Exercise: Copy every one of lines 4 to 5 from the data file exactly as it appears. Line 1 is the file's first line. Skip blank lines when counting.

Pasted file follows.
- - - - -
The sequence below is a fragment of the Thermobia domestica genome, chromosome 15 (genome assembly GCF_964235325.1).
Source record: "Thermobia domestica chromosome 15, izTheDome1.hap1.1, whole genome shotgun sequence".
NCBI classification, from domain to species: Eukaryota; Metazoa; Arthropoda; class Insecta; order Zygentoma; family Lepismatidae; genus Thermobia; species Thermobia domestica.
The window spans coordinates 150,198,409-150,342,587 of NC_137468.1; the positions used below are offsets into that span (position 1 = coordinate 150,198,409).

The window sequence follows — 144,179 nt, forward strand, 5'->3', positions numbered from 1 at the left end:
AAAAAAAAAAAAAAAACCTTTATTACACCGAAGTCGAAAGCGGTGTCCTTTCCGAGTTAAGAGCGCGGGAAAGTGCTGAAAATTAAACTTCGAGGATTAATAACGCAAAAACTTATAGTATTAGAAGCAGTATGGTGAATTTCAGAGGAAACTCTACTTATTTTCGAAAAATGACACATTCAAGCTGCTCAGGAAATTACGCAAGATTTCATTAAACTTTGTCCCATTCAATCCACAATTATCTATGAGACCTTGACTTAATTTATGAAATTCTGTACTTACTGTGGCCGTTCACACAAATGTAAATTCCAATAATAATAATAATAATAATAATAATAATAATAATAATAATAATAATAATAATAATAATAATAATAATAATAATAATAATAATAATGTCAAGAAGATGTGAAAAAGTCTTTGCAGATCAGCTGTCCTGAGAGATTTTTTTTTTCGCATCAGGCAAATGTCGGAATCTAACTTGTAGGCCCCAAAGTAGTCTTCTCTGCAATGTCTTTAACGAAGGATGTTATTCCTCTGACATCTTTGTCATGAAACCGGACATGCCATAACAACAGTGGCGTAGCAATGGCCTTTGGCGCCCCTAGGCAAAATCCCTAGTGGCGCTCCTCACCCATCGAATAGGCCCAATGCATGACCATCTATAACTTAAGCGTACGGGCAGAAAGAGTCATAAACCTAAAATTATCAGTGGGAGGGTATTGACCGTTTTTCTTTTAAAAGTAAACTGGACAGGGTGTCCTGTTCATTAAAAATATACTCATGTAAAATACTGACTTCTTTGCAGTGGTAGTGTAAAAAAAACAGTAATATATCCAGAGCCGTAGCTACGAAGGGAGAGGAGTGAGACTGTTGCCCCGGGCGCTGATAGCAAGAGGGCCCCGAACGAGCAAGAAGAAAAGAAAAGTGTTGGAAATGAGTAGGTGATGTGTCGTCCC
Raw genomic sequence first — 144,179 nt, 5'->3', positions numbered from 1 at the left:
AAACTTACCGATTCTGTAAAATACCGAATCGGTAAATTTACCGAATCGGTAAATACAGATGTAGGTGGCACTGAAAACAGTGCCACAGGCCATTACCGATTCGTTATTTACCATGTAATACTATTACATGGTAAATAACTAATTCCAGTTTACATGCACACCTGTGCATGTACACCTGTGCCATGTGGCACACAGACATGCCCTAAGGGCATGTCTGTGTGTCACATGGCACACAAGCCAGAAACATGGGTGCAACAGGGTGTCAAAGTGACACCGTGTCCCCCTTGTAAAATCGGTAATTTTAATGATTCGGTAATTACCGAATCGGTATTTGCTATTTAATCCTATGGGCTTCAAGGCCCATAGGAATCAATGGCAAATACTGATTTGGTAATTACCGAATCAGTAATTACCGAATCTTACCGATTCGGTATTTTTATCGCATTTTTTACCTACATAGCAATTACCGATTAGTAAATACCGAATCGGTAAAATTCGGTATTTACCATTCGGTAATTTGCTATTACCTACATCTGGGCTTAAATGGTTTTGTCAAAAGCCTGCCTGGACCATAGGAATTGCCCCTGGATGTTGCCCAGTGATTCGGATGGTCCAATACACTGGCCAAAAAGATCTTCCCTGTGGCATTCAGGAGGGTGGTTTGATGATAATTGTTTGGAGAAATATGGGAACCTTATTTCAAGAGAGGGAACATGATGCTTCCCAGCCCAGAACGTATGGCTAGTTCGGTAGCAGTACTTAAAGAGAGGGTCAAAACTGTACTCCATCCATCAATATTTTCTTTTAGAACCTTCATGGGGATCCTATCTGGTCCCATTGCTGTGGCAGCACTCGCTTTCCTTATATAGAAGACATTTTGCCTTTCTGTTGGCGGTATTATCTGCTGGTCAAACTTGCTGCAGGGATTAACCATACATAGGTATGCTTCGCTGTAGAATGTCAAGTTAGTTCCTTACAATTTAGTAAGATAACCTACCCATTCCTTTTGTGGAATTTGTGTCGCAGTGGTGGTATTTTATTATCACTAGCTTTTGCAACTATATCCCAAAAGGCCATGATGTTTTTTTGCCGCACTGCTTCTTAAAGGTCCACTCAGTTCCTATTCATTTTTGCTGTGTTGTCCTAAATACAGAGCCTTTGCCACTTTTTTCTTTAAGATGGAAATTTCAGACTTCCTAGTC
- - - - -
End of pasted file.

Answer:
The window spans coordinates 150,198,409-150,342,587 of NC_137468.1; the positions used below are offsets into that span (position 1 = coordinate 150,198,409).

The window sequence follows — 144,179 nt, forward strand, 5'->3', positions numbered from 1 at the left end: